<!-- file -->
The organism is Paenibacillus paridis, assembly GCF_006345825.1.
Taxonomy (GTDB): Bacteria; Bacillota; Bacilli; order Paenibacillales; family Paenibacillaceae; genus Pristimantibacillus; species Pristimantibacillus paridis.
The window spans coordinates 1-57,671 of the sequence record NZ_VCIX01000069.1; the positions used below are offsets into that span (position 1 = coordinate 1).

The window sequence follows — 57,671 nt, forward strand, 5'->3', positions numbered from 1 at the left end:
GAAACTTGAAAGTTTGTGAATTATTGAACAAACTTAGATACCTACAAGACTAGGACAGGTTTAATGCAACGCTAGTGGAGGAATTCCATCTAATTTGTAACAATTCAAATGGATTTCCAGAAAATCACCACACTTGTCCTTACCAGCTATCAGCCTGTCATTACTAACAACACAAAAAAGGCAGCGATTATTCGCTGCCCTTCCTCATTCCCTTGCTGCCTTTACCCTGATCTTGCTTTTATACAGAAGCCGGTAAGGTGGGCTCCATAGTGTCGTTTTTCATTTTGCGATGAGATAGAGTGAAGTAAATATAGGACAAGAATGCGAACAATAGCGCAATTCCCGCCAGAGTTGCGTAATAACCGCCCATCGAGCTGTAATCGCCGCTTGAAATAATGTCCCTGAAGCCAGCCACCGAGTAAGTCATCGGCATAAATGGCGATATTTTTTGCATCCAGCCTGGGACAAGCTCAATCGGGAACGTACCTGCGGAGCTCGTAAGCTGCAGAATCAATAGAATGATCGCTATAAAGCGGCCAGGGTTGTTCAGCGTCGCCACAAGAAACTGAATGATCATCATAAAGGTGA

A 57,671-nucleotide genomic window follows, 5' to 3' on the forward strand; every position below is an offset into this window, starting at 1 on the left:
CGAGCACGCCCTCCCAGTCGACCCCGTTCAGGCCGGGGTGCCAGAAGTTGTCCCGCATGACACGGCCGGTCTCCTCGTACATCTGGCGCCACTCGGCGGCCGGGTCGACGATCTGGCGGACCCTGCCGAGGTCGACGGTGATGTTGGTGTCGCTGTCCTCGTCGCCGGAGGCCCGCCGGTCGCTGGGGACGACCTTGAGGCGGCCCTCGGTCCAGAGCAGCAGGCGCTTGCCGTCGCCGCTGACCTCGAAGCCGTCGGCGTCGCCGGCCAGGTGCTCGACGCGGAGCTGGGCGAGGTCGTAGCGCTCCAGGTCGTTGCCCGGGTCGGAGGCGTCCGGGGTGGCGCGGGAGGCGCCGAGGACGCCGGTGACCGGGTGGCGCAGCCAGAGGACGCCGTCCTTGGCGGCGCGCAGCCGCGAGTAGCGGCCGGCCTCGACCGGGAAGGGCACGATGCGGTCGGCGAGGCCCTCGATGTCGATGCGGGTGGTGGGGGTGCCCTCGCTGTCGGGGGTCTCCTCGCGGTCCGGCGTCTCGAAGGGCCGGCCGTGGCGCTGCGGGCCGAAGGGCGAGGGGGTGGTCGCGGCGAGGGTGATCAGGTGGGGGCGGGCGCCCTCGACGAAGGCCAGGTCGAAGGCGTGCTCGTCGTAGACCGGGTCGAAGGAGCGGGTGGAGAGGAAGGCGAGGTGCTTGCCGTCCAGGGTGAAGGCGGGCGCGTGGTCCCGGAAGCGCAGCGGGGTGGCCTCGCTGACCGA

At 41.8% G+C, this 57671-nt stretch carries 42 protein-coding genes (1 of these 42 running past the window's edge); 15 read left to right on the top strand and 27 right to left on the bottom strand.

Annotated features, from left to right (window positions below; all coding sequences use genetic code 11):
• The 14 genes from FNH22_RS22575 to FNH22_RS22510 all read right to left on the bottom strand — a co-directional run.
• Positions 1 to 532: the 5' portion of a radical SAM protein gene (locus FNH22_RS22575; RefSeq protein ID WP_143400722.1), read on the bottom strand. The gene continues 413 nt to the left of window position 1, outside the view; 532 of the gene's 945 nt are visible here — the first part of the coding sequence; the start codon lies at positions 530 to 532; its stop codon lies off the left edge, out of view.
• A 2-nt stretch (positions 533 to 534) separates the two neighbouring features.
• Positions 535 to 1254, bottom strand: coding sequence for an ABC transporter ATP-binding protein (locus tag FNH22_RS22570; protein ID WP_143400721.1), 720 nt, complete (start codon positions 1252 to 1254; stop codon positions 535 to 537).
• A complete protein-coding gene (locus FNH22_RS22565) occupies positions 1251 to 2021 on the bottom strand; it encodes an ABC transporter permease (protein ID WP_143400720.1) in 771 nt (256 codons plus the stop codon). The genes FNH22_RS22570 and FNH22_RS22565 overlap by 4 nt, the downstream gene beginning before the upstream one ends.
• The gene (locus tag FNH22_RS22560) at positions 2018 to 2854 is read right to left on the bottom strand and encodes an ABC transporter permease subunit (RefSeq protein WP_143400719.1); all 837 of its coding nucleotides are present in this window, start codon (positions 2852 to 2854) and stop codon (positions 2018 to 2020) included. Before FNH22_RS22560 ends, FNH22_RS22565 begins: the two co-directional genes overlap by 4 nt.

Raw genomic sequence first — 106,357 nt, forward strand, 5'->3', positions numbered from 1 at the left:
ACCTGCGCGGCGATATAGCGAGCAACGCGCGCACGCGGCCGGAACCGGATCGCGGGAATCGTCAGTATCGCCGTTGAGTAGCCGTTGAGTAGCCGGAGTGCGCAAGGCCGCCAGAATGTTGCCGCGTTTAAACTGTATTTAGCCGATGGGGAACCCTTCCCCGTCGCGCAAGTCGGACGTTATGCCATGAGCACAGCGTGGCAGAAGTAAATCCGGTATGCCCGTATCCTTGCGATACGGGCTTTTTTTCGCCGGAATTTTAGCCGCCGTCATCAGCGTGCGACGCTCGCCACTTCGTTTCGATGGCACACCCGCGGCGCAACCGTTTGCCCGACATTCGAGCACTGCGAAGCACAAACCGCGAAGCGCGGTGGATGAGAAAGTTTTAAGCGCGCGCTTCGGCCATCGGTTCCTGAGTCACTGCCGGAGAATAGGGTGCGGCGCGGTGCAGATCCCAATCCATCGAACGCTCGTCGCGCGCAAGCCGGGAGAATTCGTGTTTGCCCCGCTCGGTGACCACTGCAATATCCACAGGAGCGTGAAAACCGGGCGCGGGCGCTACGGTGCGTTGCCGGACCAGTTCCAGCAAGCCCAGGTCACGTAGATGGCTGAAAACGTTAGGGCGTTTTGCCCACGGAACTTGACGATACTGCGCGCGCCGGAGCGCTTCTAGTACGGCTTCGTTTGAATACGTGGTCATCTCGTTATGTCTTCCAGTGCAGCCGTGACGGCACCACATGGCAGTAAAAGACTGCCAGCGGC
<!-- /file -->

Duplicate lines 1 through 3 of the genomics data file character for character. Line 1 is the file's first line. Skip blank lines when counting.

The organism is Paenibacillus paridis, assembly GCF_006345825.1.
Taxonomy (GTDB): Bacteria; Bacillota; Bacilli; order Paenibacillales; family Paenibacillaceae; genus Pristimantibacillus; species Pristimantibacillus paridis.
The window spans coordinates 1-57,671 of the sequence record NZ_VCIX01000069.1; the positions used below are offsets into that span (position 1 = coordinate 1).